Staff Sgt. James West deployed to the Middle East a second time in September 2005, this time as a master driver with the 1st Battalion, 187th Infantry Regiment out of Fort Campbell, Kentucky.
On June 2, 2006, he returned from a combat patrol placing protective concrete walls around the mayor’s office in Baji, Iraq, and was reloading and refueling vehicles after sending the Soldiers to eat and rest.
“I had all the trucks done but one – mine,” he said. “I pulled around to the fuel point and I’m standing there with my right hand refueling with the nozzle. All of a sudden, I look back and a ball of fire comes at me. The next thing I know, I’m on the ground. I’m on fire, I’m looking at myself, I see the flames.”
Covered with low-grade jet fuel, he started rolling to put out the fire and was able to reach a fire extinguisher to douse the flames. Medics arrived and transported him to an aid station in a makeshift ambulance.
“I heard somebody say, ‘the catheter’s in,’” West said. “I woke up in San Antonio. I don’t remember anything else.”
West, whose burns covered 40.5% of his body, was in the intensive care unit at Brooke Army Medical Center, with his wife, Megan, at his side. He had been in a medically induced coma for roughly two and half months and wouldn’t be released from Brooke until September. He would undergo dozens of surgeries or procedures, rehab and group therapy while he was in San Antonio and another seven surgeries after the couple moved to Huntsville, their home for more than a decade.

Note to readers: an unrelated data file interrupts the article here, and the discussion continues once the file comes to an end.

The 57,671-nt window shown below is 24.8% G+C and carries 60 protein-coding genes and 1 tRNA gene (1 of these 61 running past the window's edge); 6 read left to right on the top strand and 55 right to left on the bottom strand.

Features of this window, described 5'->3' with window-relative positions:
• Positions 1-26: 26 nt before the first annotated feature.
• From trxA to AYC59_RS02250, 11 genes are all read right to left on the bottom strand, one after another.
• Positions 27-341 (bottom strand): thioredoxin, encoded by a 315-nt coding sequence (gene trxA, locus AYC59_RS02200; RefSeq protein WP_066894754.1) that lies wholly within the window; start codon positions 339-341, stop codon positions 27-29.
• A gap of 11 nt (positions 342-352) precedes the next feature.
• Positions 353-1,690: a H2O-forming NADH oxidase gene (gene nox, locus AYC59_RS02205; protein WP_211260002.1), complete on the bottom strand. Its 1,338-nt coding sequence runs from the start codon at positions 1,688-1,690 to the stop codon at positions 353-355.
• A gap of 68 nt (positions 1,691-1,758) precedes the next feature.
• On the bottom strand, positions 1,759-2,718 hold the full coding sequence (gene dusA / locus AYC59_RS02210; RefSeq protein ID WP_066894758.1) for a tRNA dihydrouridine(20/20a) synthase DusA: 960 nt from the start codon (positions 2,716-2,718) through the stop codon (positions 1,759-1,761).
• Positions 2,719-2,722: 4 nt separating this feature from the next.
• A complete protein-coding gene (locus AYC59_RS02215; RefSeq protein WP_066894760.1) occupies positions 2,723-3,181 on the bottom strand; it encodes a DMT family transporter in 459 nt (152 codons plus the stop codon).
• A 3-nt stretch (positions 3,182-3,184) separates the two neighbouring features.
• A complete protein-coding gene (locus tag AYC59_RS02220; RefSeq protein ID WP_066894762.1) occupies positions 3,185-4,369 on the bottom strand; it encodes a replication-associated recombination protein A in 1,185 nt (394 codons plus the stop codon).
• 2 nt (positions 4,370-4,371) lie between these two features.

West, 42, who was medically retired in November 2008, was the grand marshal of the 2023 Veterans Day Parade on Saturday.
West and his wife, Megan, have three children: Jayden, 18, Treysen, 15, and Allie, 11. He is now a government civilian employee under the Program Executive Office for Aviation and Megan is a therapist with Veterans Affairs.
West credits his wife for being “my strength” throughout his recovery, supporting and motivating him. He’s also grateful for inspiration from another patient, Sgt. Merlin German, a Marine who sustained burns across 97% of his body from a roadside bomb blast in Iraq.
West was depressed because of the pain he experienced and not being able to go outside because of the intense San Antonio heat. One day at the hospital, West noticed German with his mother at the hospital.
“The dude was just happy as always, telling jokes, smiling, listening to music,” West said. “I said, if he can be this happy, why am I so down on myself? I changed my mood. I owe all that to Merlin,” who died in 2008.
West noted two programs that are “dear to my heart.” One, the Vail Veterans Program, which provides rehabilitative sports and recreation activities free-of-charge to wounded warriors and their families. And, after his family relocated to Huntsville, he found assistance and resources from the Semper Fi Community Task Force, and now serves on its board of directors.
West is a member o
f the programmatic panel of the Congressionally Directed Medical Research Programs’ Military Burn Research Program, serving as a consumer advocate.
West still experiences chronic hand pain with nerve damage and nerve damage in his right foot.
“Sometimes I feel like I have concrete in my joints,” he said.
Yet, he said that joining the military at age 20 when he was living in Great Falls, Montana, was “like a godsend for me.”
He and a good friend joined together, “right after 9/11 because of 9/11 when America was attacked.”
Their motivation: “protecting the people that we love back home. You’ve got to protect your people, the people you love.”